Social theorist Mark Fisher described from first-hand experience the manipulation of this scene as a Vampire Castle which “feeds on the energy and anxieties and vulnerabilities of young students, but most of all it lives by converting the suffering of particular groups — the more marginal, the better — into academic capital. The most lauded figures in the Vampire Castle are those who have spotted a new market in suffering — those who can find a group more oppressed and subjugated than any previously exploited will find themselves promoted through the ranks very quickly.” The Vampire Castle recruits on the promise of community and self-healing. The reality is an ouroboros of emotional manipulation, stripped of the political and of all that makes life interesting and worthwhile…..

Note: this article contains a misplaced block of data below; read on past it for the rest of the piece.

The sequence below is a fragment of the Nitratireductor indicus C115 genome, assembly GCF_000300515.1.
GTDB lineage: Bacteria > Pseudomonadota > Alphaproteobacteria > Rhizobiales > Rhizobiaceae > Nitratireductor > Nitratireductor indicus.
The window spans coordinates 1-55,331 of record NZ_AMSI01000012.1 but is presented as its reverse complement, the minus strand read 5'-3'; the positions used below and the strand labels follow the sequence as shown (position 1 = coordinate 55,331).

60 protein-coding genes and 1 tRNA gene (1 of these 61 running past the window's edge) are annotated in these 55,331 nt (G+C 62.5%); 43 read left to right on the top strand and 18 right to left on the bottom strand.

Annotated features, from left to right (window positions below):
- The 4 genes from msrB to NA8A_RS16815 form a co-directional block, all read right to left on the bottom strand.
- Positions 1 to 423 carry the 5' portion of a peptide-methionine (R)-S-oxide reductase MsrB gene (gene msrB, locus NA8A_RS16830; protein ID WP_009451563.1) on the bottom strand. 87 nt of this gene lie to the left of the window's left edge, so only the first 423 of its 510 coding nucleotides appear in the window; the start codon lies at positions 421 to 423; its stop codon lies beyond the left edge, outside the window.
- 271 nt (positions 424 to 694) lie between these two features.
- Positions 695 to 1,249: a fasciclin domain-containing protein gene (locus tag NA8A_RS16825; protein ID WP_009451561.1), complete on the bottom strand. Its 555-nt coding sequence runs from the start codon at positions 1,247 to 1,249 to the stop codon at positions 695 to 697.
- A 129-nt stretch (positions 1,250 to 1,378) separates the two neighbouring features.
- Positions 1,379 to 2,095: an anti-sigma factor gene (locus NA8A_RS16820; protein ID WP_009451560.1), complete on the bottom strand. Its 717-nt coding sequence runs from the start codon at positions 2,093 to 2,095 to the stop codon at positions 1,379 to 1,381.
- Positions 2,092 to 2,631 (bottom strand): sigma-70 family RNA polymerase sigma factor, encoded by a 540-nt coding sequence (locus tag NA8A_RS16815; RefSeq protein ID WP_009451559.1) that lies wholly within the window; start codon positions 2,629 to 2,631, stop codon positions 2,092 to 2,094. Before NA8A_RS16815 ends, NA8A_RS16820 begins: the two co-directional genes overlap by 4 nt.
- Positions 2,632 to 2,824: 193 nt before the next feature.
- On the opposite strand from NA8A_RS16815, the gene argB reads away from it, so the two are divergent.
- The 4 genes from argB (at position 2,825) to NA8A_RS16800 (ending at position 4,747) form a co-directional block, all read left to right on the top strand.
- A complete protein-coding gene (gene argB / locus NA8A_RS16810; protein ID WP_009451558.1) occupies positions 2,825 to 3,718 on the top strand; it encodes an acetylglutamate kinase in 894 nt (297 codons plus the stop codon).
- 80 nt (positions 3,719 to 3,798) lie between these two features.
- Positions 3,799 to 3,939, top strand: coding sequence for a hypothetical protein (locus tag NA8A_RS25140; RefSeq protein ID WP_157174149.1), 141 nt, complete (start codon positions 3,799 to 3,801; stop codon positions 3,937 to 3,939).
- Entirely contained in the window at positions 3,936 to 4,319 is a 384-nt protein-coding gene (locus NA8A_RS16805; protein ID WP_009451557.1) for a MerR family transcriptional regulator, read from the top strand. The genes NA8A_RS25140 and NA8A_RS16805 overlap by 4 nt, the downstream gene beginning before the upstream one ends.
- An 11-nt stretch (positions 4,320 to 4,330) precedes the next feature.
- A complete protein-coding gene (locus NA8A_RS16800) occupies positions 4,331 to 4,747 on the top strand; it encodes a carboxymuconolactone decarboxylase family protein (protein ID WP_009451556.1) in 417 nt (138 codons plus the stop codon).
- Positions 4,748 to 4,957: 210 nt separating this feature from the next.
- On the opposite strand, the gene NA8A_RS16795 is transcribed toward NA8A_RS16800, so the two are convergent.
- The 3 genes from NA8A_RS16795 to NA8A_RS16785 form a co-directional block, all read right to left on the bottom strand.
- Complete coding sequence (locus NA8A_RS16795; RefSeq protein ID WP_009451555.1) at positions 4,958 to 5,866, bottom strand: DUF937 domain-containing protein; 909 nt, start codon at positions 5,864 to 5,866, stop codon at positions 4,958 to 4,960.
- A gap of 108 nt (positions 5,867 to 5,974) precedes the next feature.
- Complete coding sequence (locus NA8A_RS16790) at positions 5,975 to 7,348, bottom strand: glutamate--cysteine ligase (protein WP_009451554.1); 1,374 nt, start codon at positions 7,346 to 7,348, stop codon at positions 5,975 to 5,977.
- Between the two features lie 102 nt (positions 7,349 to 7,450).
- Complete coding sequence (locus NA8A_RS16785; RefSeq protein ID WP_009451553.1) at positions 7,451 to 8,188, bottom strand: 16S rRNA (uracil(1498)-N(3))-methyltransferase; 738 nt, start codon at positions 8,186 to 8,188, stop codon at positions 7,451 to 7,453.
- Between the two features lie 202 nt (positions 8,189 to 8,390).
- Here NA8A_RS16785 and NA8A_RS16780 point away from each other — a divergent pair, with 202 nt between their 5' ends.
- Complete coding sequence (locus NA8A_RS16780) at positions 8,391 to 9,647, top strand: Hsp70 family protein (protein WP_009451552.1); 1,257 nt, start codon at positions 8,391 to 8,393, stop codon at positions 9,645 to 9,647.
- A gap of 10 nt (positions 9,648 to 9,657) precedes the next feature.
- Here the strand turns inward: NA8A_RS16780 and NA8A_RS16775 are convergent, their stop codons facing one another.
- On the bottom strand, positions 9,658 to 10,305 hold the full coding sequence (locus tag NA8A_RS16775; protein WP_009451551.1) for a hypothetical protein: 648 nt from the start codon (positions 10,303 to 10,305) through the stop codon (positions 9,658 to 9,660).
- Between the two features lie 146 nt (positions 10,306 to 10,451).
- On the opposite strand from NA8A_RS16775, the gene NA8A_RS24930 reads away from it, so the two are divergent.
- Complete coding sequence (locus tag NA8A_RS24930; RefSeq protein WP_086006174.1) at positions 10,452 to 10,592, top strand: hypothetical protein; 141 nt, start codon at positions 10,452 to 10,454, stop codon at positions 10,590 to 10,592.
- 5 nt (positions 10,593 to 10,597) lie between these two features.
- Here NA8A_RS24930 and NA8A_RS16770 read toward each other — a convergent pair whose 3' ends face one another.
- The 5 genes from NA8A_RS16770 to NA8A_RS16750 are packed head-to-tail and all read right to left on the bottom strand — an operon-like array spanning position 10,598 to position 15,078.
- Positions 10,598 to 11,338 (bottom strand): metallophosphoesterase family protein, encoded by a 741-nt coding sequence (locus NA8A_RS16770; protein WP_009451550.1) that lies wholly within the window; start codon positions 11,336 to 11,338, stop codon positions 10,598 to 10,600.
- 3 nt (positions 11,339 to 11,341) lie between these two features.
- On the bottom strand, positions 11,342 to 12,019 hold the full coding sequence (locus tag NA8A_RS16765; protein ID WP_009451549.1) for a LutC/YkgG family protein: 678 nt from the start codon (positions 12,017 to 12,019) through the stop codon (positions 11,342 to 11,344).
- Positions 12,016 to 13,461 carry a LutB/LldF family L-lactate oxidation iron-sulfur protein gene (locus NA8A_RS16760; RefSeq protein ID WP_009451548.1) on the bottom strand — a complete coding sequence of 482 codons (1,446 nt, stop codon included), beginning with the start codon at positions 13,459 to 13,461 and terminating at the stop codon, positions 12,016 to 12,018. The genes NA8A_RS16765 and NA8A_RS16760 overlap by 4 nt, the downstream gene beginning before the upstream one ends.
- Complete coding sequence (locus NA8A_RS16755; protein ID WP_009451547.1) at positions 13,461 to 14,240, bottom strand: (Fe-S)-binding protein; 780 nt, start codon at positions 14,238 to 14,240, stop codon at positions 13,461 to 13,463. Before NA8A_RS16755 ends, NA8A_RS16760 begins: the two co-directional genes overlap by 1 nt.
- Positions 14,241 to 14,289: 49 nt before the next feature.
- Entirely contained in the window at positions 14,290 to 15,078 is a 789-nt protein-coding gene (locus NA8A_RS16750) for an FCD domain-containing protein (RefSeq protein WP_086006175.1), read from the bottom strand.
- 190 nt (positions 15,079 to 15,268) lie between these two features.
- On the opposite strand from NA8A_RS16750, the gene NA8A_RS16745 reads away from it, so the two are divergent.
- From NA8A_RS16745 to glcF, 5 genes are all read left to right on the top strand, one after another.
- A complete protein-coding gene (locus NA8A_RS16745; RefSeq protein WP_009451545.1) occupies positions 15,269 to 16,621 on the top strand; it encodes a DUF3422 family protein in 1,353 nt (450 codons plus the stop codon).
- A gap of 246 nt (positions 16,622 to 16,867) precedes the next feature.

We would have laughed at the idea we formed an elite and we certainly didn’t act like one. But we were the vanguard for a movement that has swept the English-speaking world in the subsequent decade. We still professed to be fighting the old powers — patriarchy, white supremacism, the nuclear family, colonialism, the university itself. But in truth we represented what Christopher Lasch called psychological man, “the final product of bourgeois individualism,” and were being trained in elite formation for the therapeutic age just as surely as our forerunners had been for the previous, paternal age….
The material genesis of the radical cultural politics that has shown its strength in the last few months lies in the overexpansion of higher education, which produced a new middle class that is materially discontented and uncomfortable in its own skin. The globalisation of American pathologies has given this new urban class, present across the Western world, a politics that is carving through our institutions….